Projectors are unique devices and there’s a different type of tech jargon associated with them. Unlike computers or mobile phones, where terms like RAM, OS, megapixels etc are commonly understood by kids and elders alike, the language used to describe projectors can even confuse teenagers. It would thus help to understand terms like DLP, LCD, aspect ratio, contrast ratio, lumens etc. as they would help you make a better purchase.
We have a detailed article on how DLP projectors function and everything you need to know about them. The present article goes into the tech jargon usually used to describe mass-selling projectors.
. >>>>> <<<<< .
The first thing one needs to consider before making the purchase is to choose the type of projector to get. There are three basic type of projectors available in the market:
Type of Projector to Get
DLP Projector: DLP stands for Digital Light Processing and it was developed as a technology in the late 1980’s. In today’s world, DLP is the leading projection display technology and about 85% of all digital cinema use a DLP projector. The colors in a DLP device are produced by a light source (lamp) emitting light towards a color wheel. The color wheel consists of several microscopic mirrors, the number of these mirrors corresponds to the pixel resolution of the projector. DLP projectors are preferred for their high brightness and image quality.
LCD Projector: The production of LCD projectors is waning as they face tough competition from DLP and LCOS type projectors. The flagship LCD projectors are produced by EPSON who use their 3LCD technology which are powered by 3 LCD screens and a powerful metal-halide lamp. LCD projectors are generally cheaper and more portable than DLP projectors.
LCoS Projector: Liquid crystal on silicon (LCoS or LCOS) is a mix between DLP and LCD technology. They remain an expensive choice and are new entrants to the existing market. They use a mixture of crystal and individual mirrors supported by a silicone backplane to project the images. Most LCoS projectors are extremely high in resolution, usually in the SXGA range (1365×1024). Because of this, these devices are relatively more expensive and prices for these devices start at around a thousand dollars.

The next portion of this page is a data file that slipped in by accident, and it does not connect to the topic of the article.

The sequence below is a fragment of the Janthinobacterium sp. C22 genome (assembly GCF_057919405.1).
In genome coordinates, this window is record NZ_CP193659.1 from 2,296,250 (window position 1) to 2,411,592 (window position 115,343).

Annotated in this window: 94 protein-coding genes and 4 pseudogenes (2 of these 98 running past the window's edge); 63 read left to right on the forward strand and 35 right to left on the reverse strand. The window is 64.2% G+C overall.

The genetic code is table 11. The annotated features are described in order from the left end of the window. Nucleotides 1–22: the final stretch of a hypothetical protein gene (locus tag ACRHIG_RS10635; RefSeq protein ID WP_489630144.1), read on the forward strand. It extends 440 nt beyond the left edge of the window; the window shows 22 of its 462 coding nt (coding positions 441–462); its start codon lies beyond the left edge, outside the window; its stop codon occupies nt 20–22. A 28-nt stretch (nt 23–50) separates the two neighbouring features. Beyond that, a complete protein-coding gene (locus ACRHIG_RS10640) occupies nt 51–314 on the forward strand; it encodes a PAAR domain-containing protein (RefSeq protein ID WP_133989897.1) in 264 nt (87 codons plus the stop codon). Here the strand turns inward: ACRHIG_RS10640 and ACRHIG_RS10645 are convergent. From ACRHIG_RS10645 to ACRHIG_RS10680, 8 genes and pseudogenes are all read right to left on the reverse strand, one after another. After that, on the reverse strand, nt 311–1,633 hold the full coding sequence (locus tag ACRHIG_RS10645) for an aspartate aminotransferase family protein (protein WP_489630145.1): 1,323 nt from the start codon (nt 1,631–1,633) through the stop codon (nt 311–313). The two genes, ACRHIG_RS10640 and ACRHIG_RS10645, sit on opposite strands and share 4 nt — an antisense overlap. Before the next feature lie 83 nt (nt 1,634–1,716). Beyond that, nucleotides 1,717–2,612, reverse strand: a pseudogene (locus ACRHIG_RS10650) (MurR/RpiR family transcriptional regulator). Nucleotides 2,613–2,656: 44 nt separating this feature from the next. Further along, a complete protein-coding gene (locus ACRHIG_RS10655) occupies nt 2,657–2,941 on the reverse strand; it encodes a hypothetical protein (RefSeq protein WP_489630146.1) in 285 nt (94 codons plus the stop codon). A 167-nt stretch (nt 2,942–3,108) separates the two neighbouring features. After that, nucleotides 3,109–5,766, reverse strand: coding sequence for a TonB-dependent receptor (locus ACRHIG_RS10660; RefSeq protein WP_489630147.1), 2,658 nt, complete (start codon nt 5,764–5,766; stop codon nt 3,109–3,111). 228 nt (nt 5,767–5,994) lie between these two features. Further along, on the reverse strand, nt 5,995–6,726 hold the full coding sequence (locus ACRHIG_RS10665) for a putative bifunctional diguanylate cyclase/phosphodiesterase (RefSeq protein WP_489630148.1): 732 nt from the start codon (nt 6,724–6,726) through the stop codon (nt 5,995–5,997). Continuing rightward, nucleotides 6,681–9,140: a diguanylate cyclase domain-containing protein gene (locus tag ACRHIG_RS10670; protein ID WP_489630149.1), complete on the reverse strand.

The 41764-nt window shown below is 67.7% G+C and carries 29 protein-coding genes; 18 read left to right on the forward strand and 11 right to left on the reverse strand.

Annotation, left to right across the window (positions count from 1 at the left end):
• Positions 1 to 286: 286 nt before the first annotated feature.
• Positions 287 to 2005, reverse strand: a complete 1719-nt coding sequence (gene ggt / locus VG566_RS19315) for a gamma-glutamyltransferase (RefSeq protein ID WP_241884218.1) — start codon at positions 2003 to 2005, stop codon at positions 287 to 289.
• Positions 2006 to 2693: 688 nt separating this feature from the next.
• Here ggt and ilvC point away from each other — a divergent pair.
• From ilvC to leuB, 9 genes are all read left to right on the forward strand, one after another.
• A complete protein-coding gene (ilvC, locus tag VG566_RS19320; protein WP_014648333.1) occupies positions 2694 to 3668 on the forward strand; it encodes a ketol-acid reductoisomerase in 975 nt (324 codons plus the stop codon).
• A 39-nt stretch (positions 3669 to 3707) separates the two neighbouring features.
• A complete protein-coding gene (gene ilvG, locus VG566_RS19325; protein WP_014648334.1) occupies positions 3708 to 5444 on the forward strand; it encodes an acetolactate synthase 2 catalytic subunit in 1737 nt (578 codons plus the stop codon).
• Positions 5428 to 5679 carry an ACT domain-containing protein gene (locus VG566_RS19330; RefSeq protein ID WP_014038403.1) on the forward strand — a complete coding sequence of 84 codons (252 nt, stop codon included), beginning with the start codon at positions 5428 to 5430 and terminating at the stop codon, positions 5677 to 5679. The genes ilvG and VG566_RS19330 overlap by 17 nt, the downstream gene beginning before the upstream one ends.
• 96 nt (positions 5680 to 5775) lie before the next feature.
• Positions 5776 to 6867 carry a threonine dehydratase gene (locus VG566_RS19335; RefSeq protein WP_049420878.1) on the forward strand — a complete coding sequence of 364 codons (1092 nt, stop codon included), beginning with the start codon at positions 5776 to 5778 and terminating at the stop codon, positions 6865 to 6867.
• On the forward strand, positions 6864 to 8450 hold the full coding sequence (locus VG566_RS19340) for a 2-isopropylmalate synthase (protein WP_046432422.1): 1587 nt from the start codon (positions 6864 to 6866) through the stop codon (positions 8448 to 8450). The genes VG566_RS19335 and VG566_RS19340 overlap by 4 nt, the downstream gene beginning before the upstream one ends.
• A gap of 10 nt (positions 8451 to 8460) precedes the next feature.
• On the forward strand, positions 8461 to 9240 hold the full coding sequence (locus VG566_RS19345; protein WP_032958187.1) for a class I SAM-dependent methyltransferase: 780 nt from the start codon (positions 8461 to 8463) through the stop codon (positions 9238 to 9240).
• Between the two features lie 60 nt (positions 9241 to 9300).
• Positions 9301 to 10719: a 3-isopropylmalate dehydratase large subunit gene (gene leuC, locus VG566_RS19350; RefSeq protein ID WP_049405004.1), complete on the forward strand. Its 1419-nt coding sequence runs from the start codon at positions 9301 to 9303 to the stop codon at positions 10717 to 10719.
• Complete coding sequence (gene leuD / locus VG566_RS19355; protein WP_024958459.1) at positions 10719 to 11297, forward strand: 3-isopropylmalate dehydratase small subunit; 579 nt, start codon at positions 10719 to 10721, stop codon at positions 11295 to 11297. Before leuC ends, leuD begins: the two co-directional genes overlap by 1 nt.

DLP vs LCD vs LCoS Projector: This is the big question among projection enthusiasts. All three technologies have their pros and cons although DLP and LCD projectors enjoy a greater market share. While the number of DLP models in the market is higher, many of the best-selling devices are either LCD or LCoS.
One of the main issues with a DLP projector is the rainbow effect. People who are light sensitive can find it problematic although most users will hardly notice a difference. On the other hand, LCD projectors cannot produce large black images. LCoS devices are disliked for their low color brightness.
In the end it is generally agreed that it is more important to choose the right projector as opposed to choosing the right technology. As both good and bad projectors are produced using any of these three technologies.
Range and Resolution of the Projector
After choosing the type of projector to get, the next important question is to decide the throw-range of the device. This depends on whether you’d like the device to be ceiling mounted (long-range) or wall mounted (short-throw) or as close to the screen as possible (ultra-short throw). In other words, a long-range projector has to be kept 6-8 feet away from the projector screen, thus it is the best option if you’d like your projector to be ceiling mounted. A short throw projector on the other hand has to be kept 2-4 feet from the projector screen, which makes it a suitable wall mounted device. An ultra short throw projector is highly portable and can be kept inches away from the screen. Ultra short throw projectors are comparatively more expensive than short throw or long throw projectors. They are also very new in the market and only a handful of big companies currently produce flagship ultra short throw devices.
After deciding the range of the projector, the next question is to chose the image dimension. We recommend buying a 3D projector over a 2D one as most 3D projectors can support 2D projection as well. A 3D projector can seamlessly be used as a data projector or a video/gaming projector.
Image resolution is another important aspect to consider. Movies and games look best on 1080p resolution while most office presentations can suffice with 800 x 600p resolution. We suggest finding middle ground and choosing a 720p projector. Think of it this way, a resolution of 800 x 600 is likely to be lower than the resolution of your mobile phone/laptop or television screens. Hence, if you are accustomed to watching things on a higher resolution, than a lower resolution projector might bum you out and you will find your mind constantly making comparisons and wishing you had better resolution.
Finally, let’s take a look at all the other tech jargon used to describe popular projectors:
- Lumens: Lumens are a measure of the brightness of the projector. Whether the projector type be LCD or DLP, the color brightness of the device will be mentioned in terms of ANSI lumens. According to the ANSI, the lumen specification of a projector lamp calculates the brightest white image the lamp can produce. In other words, the higher the lumen rating of a projector, the brighter the images it produces. There is some content among experts regarding the use of ANSI lumens as a brightness specification, many believe a CLO (Color Light Output) gives a better idea about the projector’s brightness. However, the usage of lumens remains the standard practice.